Local area hospitals couldn’t give two shits about Ken Roczen. I know you think these guys are larger than life, but all the top racers in the sport can walk through the mall completely unimpeded and unnoticed. Don’t lose track of how small our sport is in the grand scheme of things. Emergency rooms triage every patient that comes through the door, whether they walk in, come in their own car, or ride in on an ambulance. (Please pass along this info to those who call 911 because they think they’ll get seen faster if an ambulance brings them in. Thank you.) The most critical patients will get seen first. Period. There IS a difference when it comes to orthopedic care. For instance, when Ken Roczen was injured in Anaheim last year, he was flown on a private jet to Vail, Colorado, to see Dr. Viola, former U.S. Ski Team doctor and world-class orthopedic specializing in hand and arm injuries. Most folks would be on a waiting list to see him, but Roczen was pushed to the front of the line. Professional athletes will get preferential treatment from orthopedics, including being first up to receive cadaver parts. Good luck with the leg, man.
I just bought my very first Troy Lee gear set: pants, jersey, gloves, and chest protector. I will be stylin' at the track while everyone laughs at the tall skinny old man on the KTM 150SX rolling all the jumps in his new gear. It cost a lot of money for me to buy that stuff, but you appear to have worn every Troy Lee gear set ever made in your photos on RacerXonline. Do you get to keep all of those gear sets? If so, where do you store them? No way does your wife even let you into the walk-in closet. I bet you have to keep your t-shirts and tighty-whiteys in a cardboard box in the garage. Do you have a storage unit somewhere with nothing but gear in it? It looks like you have 50 different sets! Plus your old vintage gear… I saw an SX Preview Show episode where you were wearing a 1972 Maico jersey with hot pants. I have the same jersey (bought in 1972), but not the hot pants. You might be the number-one motocross gear diva!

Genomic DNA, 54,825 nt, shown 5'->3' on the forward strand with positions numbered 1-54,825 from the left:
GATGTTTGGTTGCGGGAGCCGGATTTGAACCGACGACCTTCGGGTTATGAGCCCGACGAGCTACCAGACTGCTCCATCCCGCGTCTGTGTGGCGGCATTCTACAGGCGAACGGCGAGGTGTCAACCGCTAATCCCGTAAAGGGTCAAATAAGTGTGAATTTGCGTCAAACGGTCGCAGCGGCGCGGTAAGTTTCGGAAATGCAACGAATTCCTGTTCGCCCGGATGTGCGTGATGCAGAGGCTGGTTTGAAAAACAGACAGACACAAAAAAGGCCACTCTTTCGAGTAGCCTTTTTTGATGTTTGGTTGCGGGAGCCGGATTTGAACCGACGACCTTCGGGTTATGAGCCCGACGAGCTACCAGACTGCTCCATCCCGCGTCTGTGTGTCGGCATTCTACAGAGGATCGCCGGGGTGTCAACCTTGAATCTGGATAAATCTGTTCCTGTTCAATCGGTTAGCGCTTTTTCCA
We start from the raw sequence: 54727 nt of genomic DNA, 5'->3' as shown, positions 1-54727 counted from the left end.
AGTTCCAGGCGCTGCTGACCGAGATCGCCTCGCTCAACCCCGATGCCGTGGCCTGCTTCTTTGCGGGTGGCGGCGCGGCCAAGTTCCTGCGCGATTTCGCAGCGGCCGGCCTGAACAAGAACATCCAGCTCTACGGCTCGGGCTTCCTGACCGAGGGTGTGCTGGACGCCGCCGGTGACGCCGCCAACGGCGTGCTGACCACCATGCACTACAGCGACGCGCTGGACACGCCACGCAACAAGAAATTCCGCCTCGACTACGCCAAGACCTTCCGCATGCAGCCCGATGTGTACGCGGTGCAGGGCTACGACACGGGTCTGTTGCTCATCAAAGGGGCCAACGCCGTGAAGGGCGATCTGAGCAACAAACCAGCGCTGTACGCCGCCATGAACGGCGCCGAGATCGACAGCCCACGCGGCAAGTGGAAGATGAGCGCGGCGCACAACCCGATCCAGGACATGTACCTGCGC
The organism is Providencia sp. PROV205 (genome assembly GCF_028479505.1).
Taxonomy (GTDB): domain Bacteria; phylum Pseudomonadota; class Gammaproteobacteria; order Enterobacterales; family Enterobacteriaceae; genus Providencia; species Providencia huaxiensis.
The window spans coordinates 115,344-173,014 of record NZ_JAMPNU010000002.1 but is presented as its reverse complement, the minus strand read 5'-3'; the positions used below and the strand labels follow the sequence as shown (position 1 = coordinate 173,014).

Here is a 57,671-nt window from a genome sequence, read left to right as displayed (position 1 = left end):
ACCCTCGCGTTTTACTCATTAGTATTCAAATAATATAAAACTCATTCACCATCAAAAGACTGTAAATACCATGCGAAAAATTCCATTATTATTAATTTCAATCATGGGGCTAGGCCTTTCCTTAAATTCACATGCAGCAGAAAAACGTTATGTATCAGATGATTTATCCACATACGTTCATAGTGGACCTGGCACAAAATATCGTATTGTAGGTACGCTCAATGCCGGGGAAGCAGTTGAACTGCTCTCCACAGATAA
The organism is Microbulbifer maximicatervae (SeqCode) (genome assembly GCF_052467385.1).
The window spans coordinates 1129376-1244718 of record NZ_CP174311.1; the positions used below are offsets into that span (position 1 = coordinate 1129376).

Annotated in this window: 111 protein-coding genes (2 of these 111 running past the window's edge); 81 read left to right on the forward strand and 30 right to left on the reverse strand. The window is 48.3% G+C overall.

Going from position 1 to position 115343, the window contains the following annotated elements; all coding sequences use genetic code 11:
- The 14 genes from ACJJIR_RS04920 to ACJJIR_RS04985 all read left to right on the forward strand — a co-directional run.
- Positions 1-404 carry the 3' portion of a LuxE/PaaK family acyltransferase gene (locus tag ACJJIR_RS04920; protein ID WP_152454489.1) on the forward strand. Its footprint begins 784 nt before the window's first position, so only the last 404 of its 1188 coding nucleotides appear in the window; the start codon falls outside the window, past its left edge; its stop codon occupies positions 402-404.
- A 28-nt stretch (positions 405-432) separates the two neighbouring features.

Congratulations on owning your first set of legit dirt bike gear. You can’t put a price on looking good, and if you could, it would be exactly what you paid for that TLD setup. It sounds like you have a solid grasp on what type of bike to ride, also. Kudos again.
I’ve been a Troy Lee Designs guy for a long time. Troy painted my first helmet back in 1995, and he designed and painted one for me every single year I’ve raced since that time. I also raced Supermoto for the TLD/Red Bull Honda team for three years and managed the race team for two years as they made their transition from Supermoto racing to supercross and motocross. I consider Troy a friend of mine and I’m a believer in the designers, the style, and the vibe of the brand. I keep all the helmets, but the pants and jerseys I typically give to auctions or to folks who ask for signed jerseys. Thankfully I save room in my closet by only wearing thong underwear made of licorice. Cherry is my favorite. Thanks for the letter, Eric.
PING, #1 moto gear diva